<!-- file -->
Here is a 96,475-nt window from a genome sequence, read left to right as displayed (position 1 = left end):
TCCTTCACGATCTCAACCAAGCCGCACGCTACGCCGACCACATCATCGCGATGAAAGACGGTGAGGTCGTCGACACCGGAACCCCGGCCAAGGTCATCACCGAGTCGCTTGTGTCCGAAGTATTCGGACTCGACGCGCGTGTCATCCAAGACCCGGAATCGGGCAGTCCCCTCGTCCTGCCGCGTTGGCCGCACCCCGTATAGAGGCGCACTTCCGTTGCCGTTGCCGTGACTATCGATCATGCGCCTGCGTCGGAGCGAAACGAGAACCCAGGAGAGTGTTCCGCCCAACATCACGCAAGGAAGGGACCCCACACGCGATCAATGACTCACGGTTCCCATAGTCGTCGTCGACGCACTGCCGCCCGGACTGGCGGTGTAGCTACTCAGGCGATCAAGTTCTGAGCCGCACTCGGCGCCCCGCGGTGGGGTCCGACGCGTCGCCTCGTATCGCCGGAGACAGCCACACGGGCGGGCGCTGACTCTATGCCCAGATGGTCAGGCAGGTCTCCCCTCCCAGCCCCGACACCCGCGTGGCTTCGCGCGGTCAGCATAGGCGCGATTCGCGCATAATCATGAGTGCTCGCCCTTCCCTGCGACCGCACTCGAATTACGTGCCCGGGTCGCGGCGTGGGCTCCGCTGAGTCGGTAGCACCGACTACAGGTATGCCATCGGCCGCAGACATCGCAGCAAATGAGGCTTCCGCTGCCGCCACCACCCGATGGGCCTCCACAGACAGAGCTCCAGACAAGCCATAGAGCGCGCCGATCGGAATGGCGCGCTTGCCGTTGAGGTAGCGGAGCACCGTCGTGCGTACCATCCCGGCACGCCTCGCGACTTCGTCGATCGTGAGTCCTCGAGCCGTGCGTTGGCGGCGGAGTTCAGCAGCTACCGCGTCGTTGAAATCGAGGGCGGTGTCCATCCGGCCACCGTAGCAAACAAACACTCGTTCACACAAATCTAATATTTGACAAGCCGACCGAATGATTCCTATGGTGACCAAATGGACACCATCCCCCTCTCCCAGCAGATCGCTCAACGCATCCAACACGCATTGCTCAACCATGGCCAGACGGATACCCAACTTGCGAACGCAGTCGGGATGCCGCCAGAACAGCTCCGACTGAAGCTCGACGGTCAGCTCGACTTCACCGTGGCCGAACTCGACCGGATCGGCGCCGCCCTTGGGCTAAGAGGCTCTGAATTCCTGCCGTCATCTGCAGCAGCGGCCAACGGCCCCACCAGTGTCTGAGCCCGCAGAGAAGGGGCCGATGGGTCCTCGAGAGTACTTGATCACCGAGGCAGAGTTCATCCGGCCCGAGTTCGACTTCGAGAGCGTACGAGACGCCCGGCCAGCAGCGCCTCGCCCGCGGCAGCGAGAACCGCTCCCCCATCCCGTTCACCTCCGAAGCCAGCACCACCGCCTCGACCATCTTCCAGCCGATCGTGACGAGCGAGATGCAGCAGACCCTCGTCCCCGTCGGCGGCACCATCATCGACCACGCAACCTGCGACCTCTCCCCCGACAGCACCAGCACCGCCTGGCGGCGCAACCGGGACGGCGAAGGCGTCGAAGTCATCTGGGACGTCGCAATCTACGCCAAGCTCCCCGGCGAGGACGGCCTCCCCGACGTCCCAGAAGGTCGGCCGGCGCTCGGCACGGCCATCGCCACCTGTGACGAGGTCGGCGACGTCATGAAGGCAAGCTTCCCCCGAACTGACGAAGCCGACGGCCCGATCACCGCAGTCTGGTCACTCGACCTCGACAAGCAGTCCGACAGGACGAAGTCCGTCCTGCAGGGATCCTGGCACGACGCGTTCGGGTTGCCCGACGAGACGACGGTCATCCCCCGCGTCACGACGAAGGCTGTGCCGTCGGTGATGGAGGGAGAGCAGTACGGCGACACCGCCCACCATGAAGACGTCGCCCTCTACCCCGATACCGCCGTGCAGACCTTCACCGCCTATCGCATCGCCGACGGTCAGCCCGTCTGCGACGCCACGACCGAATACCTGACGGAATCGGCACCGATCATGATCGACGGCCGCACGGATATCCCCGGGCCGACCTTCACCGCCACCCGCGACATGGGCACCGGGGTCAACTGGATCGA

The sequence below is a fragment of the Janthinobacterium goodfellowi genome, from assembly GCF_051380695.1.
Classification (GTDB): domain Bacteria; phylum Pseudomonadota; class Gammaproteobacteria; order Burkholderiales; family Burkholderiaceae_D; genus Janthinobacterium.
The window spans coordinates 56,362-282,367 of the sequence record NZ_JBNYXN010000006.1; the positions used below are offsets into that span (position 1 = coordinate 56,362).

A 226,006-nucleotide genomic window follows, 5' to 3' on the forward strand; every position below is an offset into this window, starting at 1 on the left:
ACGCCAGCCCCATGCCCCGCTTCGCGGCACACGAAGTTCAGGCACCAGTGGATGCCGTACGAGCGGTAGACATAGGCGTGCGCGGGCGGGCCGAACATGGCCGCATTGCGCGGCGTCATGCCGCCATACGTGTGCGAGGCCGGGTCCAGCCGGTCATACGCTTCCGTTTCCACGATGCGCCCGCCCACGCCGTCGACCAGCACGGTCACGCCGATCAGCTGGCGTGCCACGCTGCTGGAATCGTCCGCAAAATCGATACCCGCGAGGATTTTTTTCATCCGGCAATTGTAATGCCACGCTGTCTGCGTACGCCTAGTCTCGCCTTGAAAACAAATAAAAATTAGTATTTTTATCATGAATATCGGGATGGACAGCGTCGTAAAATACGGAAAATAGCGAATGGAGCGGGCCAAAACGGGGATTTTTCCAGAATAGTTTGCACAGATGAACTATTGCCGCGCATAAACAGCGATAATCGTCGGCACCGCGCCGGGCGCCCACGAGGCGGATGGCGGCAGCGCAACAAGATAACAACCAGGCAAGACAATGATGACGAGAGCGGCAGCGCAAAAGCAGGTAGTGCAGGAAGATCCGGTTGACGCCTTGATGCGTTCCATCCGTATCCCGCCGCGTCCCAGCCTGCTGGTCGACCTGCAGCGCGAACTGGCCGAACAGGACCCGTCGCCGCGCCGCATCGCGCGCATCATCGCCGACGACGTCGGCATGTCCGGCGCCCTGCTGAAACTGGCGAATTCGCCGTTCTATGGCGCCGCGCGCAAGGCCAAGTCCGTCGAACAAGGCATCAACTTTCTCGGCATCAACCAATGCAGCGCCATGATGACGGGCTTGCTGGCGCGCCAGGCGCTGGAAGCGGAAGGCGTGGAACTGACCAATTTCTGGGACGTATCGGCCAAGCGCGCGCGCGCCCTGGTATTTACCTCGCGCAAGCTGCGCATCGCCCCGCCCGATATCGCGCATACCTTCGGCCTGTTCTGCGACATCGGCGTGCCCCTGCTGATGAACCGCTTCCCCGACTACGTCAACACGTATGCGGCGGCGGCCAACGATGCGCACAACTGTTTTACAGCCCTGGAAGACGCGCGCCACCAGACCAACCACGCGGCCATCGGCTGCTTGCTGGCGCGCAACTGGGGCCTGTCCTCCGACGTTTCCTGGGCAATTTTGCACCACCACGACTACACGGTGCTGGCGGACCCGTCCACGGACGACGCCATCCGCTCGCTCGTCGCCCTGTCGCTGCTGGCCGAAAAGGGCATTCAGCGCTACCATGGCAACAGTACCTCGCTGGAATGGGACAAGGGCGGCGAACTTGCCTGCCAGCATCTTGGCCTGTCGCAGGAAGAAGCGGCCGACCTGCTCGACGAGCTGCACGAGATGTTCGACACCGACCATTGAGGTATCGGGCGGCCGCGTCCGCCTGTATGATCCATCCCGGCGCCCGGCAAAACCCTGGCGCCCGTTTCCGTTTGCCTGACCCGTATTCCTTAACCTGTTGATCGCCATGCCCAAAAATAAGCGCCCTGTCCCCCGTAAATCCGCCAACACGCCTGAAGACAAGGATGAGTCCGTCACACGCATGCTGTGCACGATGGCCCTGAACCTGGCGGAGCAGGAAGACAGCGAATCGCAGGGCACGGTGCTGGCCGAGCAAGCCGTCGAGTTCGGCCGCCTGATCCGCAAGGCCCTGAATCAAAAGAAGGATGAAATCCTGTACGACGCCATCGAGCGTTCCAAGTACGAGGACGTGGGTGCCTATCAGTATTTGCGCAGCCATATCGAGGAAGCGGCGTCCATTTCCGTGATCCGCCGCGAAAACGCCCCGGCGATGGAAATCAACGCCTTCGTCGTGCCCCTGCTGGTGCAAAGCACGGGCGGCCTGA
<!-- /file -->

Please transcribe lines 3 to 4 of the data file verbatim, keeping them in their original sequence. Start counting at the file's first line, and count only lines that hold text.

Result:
The sequence below is a fragment of the Janthinobacterium goodfellowi genome, from assembly GCF_051380695.1.
Classification (GTDB): domain Bacteria; phylum Pseudomonadota; class Gammaproteobacteria; order Burkholderiales; family Burkholderiaceae_D; genus Janthinobacterium.